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Mountain Pine Beetle and Carbon Feedback

One obvious sign of climate change and global warming is the continuous spread of parasites into colder areas previously inhospitable. Such an invasion can sometimes have dramatic effects with long term consequences at all sorts of level. A good example of such devastation is presently in progress towards boreal forests of North America. While this infestation is caused by global warming, it is also a formidable global warming accelerator by turning huge carbon sinks into rich carbon sources of decaying matter or by provoking instant release of gigatons (Gt) of carbon in the atmosphere due to forest fires.

Since the mid 1990ís, mountain pine beetle (MPB)populations have erupted across interior British Columbia in Canada to form the largest outbreak ever recorded. For an outbreak to occur, two main conditions must be satisfied. First, there must be an abundance of large, mature pine trees; the beetle's preferred resource. Second, there must be several years of favourable weather for beetle survival; specifically, hot summersthat facilitate beetle reproduction, and mild wintersthat allow their offspring to survive. Recently, it has been shown that largely as a consequence of effective fire suppression, there was >3 times the amount of mature pine in BC at the start of the current outbreak when compared with 100 years ago. Furthermore, climatic conditionsduring recent decades have been highly amenable for beetle survival. Thus, both conditions for an outbreak have coincided with sufficient magnitude to cause the largest MPB outbreak in recorded history.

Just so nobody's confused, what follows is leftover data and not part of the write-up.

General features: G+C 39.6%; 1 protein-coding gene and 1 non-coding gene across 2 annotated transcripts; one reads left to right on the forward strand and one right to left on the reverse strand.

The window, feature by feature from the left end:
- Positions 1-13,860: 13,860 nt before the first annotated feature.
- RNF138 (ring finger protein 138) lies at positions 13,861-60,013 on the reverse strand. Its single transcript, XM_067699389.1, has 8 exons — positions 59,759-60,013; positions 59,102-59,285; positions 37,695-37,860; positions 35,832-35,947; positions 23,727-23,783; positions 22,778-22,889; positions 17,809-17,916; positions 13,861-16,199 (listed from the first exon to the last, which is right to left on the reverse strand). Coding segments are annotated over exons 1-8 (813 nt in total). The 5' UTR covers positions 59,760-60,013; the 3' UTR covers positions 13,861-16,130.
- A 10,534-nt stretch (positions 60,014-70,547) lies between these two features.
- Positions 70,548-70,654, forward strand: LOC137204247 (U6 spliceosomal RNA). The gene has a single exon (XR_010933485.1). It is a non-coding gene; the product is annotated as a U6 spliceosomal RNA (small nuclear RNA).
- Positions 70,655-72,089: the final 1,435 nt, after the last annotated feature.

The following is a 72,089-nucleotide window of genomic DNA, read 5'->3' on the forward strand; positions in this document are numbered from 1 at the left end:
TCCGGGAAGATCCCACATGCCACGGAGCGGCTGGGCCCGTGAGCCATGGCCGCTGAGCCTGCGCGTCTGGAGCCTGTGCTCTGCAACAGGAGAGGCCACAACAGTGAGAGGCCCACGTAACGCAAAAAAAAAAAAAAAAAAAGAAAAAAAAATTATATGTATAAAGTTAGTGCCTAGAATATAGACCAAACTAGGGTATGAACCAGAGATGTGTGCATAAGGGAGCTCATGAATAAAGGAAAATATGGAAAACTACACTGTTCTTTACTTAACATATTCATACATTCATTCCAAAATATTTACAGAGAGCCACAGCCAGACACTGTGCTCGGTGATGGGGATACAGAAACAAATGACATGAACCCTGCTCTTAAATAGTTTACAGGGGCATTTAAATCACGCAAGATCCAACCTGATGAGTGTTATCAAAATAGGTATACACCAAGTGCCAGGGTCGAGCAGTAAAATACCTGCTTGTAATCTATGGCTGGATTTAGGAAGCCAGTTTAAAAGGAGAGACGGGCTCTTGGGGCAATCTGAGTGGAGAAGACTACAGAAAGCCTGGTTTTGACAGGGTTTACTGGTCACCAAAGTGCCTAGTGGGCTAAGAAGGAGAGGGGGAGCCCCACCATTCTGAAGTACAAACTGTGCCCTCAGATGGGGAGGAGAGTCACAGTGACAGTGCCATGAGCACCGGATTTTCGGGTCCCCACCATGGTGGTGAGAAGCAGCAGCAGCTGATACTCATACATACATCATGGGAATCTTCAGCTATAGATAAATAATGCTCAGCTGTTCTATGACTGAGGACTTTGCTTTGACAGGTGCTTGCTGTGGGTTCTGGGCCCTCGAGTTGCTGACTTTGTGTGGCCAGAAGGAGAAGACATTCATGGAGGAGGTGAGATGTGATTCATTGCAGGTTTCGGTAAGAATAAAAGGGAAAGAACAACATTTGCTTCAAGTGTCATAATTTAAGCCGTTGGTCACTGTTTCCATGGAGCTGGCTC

Mountain pine beetle invasion

In the past, large-scale MPB outbreaks collapsed due to localized depletion of suitable host trees in combination with the adverse effects of climate. The results of our investigation suggest that in the absence of an unusual weather event (i.e., an unseasonable cold period or an extreme winter), the current outbreak may not entirely collapse as in the past. Expansion by the beetle into new habitats as global warming continues will provide it a small, continual supply of mature pine, thereby maintaining populations at above-normal levels for some decades into the future. (reference)

Historically, MPB populations have been most common in south-central BC and the north-western US. Non-forested prairies and the high elevations of the Rocky Mountains have contributed to confining it to that distribution. Over the last several decades, the amount of climatically benign habitat for MPB has increased significantly, followed closely by rapid invasion of these new habitats by the beetle. More recently, the enormous ongoing epidemic in BC appears to have exacerbated the rate of range expansion. During emergence and dispersal, a small proportion of beetles will fly above the forest canopy and be carried aloft by winds, often travelling tens or even hundreds of kilometres. The sheer size of the current outbreak has ensured that vast numbers of beetles have been available in recent years for long-distance dispersal, thereby increasing the probability that large populations will encounter new climatically suitable pine forests. By this mechanism, MPB has successfully breached the Rocky Mountain geo-climatic barrier and established in north eastern BC and adjacent Alberta.

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